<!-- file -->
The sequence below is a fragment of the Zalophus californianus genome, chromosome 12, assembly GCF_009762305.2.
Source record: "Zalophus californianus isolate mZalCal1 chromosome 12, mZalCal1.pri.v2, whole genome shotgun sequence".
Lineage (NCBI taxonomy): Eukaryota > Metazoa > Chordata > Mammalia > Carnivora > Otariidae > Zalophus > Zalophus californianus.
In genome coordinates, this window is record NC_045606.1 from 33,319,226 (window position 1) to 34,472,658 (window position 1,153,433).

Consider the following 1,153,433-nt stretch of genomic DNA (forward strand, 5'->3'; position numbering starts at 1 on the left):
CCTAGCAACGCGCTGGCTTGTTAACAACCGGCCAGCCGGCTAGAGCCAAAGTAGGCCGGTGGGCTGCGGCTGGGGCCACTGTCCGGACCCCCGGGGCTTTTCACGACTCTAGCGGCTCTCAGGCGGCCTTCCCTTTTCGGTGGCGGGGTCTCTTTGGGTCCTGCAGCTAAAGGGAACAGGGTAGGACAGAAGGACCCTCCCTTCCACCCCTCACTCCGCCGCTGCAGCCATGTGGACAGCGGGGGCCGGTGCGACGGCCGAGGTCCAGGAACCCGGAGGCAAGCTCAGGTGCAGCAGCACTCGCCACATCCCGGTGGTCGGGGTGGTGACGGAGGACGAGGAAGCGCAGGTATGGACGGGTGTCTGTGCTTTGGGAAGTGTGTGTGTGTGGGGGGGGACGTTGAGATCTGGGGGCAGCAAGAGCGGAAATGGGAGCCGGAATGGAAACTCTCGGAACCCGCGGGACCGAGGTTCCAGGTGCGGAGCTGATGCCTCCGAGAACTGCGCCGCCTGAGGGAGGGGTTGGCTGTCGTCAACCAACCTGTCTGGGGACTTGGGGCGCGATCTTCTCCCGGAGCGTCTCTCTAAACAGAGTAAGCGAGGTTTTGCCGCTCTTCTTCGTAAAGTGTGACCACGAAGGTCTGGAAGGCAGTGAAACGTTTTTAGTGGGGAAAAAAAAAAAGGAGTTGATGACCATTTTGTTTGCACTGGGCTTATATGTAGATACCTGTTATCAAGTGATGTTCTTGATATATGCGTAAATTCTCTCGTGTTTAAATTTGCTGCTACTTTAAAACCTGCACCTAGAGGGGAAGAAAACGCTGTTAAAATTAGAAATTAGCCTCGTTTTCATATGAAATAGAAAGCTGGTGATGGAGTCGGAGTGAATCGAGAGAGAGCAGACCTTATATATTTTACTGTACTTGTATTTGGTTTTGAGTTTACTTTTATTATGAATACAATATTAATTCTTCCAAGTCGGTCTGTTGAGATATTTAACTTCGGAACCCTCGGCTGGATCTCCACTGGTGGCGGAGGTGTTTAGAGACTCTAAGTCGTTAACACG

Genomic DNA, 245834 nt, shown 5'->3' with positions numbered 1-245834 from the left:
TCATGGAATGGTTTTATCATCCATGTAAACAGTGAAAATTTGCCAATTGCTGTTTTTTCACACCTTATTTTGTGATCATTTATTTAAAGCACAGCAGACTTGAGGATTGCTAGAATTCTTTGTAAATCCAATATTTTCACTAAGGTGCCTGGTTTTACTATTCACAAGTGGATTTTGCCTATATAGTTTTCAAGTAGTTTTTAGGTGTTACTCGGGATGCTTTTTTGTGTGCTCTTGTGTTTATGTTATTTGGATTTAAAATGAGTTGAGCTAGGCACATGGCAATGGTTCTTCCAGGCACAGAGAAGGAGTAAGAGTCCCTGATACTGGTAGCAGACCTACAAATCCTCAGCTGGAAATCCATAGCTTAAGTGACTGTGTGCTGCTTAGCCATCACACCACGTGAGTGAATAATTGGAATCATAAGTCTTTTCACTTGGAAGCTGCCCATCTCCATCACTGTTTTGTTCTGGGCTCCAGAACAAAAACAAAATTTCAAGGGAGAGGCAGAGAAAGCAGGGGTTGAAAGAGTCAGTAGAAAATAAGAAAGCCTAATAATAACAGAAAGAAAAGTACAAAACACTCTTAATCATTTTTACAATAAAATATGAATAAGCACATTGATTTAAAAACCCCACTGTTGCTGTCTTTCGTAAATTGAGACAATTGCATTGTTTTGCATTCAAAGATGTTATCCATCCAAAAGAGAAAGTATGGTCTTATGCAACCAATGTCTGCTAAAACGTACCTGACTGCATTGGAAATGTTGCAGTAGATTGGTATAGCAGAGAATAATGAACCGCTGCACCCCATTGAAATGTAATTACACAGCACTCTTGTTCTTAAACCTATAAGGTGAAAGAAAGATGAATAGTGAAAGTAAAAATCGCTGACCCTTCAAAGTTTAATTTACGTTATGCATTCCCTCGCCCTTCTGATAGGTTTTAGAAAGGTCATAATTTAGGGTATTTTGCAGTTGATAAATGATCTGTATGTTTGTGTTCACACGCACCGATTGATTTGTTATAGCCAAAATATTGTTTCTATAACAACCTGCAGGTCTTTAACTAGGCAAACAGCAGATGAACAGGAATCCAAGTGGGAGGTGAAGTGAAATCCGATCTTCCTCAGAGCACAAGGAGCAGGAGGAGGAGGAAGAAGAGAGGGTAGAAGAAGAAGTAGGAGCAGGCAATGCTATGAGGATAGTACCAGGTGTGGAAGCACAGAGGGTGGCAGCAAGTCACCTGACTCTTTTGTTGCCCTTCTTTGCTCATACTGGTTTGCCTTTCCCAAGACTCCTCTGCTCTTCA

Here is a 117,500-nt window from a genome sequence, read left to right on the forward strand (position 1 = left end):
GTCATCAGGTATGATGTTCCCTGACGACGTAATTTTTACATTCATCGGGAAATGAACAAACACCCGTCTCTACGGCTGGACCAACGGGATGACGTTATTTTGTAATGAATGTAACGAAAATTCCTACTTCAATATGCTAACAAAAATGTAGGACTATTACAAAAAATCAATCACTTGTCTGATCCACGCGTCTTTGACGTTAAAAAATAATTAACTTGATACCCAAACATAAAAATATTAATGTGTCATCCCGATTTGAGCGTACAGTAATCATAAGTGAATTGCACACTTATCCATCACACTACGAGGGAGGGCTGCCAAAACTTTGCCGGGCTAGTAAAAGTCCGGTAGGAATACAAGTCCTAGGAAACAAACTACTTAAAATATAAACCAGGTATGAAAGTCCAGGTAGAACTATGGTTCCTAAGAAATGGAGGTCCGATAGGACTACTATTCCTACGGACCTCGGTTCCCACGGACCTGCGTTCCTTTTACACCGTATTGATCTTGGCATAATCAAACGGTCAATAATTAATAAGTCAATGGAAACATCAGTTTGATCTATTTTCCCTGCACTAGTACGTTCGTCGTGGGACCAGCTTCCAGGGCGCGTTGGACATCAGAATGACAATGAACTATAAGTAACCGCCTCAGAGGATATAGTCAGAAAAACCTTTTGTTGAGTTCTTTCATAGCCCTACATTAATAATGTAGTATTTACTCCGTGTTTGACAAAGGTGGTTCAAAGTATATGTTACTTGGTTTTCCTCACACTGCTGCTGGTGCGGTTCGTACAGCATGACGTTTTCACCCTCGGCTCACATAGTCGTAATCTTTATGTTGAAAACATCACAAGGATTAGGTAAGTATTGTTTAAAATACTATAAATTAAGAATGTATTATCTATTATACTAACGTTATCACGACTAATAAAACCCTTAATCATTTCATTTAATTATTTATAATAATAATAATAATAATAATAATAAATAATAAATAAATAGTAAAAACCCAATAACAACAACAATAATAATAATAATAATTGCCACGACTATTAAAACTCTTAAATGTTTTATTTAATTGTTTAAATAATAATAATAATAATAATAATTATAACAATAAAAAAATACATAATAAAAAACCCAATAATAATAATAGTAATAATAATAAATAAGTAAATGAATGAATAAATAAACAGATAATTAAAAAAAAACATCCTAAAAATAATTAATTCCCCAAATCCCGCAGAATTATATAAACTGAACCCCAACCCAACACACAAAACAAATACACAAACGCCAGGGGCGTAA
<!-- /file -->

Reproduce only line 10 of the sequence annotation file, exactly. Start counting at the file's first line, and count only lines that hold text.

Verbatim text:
GTCATCAGGTATGATGTTCCCTGACGACGTAATTTTTACATTCATCGGGAAATGAACAAACACCCGTCTCTACGGCTGGACCAACGGGATGACGTTATTTTGTAATGAATGTAACGAAAATTCCTACTTCAATATGCTAACAAAAATGTAGGACTATTACAAAAAATCAATCACTTGTCTGATCCACGCGTCTTTGACGTTAAAAAATAATTAACTTGATACCCAAACATAAAAATATTAATGTGTCATCCCGATTTGAGCGTACAGTAATCATAAGTGAATTGCACACTTATCCATCACACTACGAGGGAGGGCTGCCAAAACTTTGCCGGGCTAGTAAAAGTCCGGTAGGAATACAAGTCCTAGGAAACAAACTACTTAAAATATAAACCAGGTATGAAAGTCCAGGTAGAACTATGGTTCCTAAGAAATGGAGGTCCGATAGGACTACTATTCCTACGGACCTCGGTTCCCACGGACCTGCGTTCCTTTTACACCGTATTGATCTTGGCATAATCAAACGGTCAATAATTAATAAGTCAATGGAAACATCAGTTTGATCTATTTTCCCTGCACTAGTACGTTCGTCGTGGGACCAGCTTCCAGGGCGCGTTGGACATCAGAATGACAATGAACTATAAGTAACCGCCTCAGAGGATATAGTCAGAAAAACCTTTTGTTGAGTTCTTTCATAGCCCTACATTAATAATGTAGTATTTACTCCGTGTTTGACAAAGGTGGTTCAAAGTATATGTTACTTGGTTTTCCTCACACTGCTGCTGGTGCGGTTCGTACAGCATGACGTTTTCACCCTCGGCTCACATAGTCGTAATCTTTATGTTGAAAACATCACAAGGATTAGGTAAGTATTGTTTAAAATACTATAAATTAAGAATGTATTATCTATTATACTAACGTTATCACGACTAATAAAACCCTTAATCATTTCATTTAATTATTTATAATAATAATAATAATAATAATAATAAATAATAAATAAATAGTAAAAACCCAATAACAACAACAATAATAATAATAATAATTGCCACGACTATTAAAACTCTTAAATGTTTTATTTAATTGTTTAAATAATAATAATAATAATAATAATTATAACAATAAAAAAATACATAATAAAAAACCCAATAATAATAATAGTAATAATAATAAATAAGTAAATGAATGAATAAATAAACAGATAATTAAAAAAAAACATCCTAAAAATAATTAATTCCCCAAATCCCGCAGAATTATATAAACTGAACCCCAACCCAACACACAAAACAAATACACAAACGCCAGGGGCGTAA